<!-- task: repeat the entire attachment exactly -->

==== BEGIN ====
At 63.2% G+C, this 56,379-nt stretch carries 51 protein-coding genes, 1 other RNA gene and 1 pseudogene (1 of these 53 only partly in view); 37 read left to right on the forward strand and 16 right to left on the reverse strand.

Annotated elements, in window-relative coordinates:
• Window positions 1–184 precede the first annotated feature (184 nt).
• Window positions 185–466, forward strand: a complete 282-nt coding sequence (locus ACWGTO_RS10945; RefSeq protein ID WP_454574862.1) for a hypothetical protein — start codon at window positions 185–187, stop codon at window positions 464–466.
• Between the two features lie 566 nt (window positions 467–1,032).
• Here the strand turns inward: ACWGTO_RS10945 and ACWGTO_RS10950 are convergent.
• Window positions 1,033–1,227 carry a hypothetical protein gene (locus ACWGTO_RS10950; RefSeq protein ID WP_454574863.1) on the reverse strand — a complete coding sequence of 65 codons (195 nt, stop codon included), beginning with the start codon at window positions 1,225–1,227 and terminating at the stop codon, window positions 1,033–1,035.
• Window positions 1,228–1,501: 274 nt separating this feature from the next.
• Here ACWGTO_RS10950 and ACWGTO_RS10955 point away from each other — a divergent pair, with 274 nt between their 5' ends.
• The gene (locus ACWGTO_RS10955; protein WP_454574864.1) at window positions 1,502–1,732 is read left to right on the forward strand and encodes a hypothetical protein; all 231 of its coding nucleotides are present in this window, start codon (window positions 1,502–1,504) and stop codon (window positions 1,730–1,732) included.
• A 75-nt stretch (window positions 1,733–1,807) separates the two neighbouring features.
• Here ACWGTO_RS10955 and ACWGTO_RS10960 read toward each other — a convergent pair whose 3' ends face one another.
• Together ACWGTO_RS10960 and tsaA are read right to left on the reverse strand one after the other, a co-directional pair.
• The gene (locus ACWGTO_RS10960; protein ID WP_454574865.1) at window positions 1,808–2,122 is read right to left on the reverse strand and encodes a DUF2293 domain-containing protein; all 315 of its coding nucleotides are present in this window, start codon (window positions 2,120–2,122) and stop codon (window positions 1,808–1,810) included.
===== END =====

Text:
At 63.2% G+C, this 56,379-nt stretch carries 51 protein-coding genes, 1 other RNA gene and 1 pseudogene (1 of these 53 only partly in view); 37 read left to right on the forward strand and 16 right to left on the reverse strand.

Annotated elements, in window-relative coordinates:
• Window positions 1–184 precede the first annotated feature (184 nt).
• Window positions 185–466, forward strand: a complete 282-nt coding sequence (locus ACWGTO_RS10945; RefSeq protein ID WP_454574862.1) for a hypothetical protein — start codon at window positions 185–187, stop codon at window positions 464–466.
• Between the two features lie 566 nt (window positions 467–1,032).
• Here the strand turns inward: ACWGTO_RS10945 and ACWGTO_RS10950 are convergent.
• Window positions 1,033–1,227 carry a hypothetical protein gene (locus ACWGTO_RS10950; RefSeq protein ID WP_454574863.1) on the reverse strand — a complete coding sequence of 65 codons (195 nt, stop codon included), beginning with the start codon at window positions 1,225–1,227 and terminating at the stop codon, window positions 1,033–1,035.
• Window positions 1,228–1,501: 274 nt separating this feature from the next.
• Here ACWGTO_RS10950 and ACWGTO_RS10955 point away from each other — a divergent pair, with 274 nt between their 5' ends.
• The gene (locus ACWGTO_RS10955; protein WP_454574864.1) at window positions 1,502–1,732 is read left to right on the forward strand and encodes a hypothetical protein; all 231 of its coding nucleotides are present in this window, start codon (window positions 1,502–1,504) and stop codon (window positions 1,730–1,732) included.
• A 75-nt stretch (window positions 1,733–1,807) separates the two neighbouring features.
• Here ACWGTO_RS10955 and ACWGTO_RS10960 read toward each other — a convergent pair whose 3' ends face one another.
• Together ACWGTO_RS10960 and tsaA are read right to left on the reverse strand one after the other, a co-directional pair.
• The gene (locus ACWGTO_RS10960; protein ID WP_454574865.1) at window positions 1,808–2,122 is read right to left on the reverse strand and encodes a DUF2293 domain-containing protein; all 315 of its coding nucleotides are present in this window, start codon (window positions 2,120–2,122) and stop codon (window positions 1,808–1,810) included.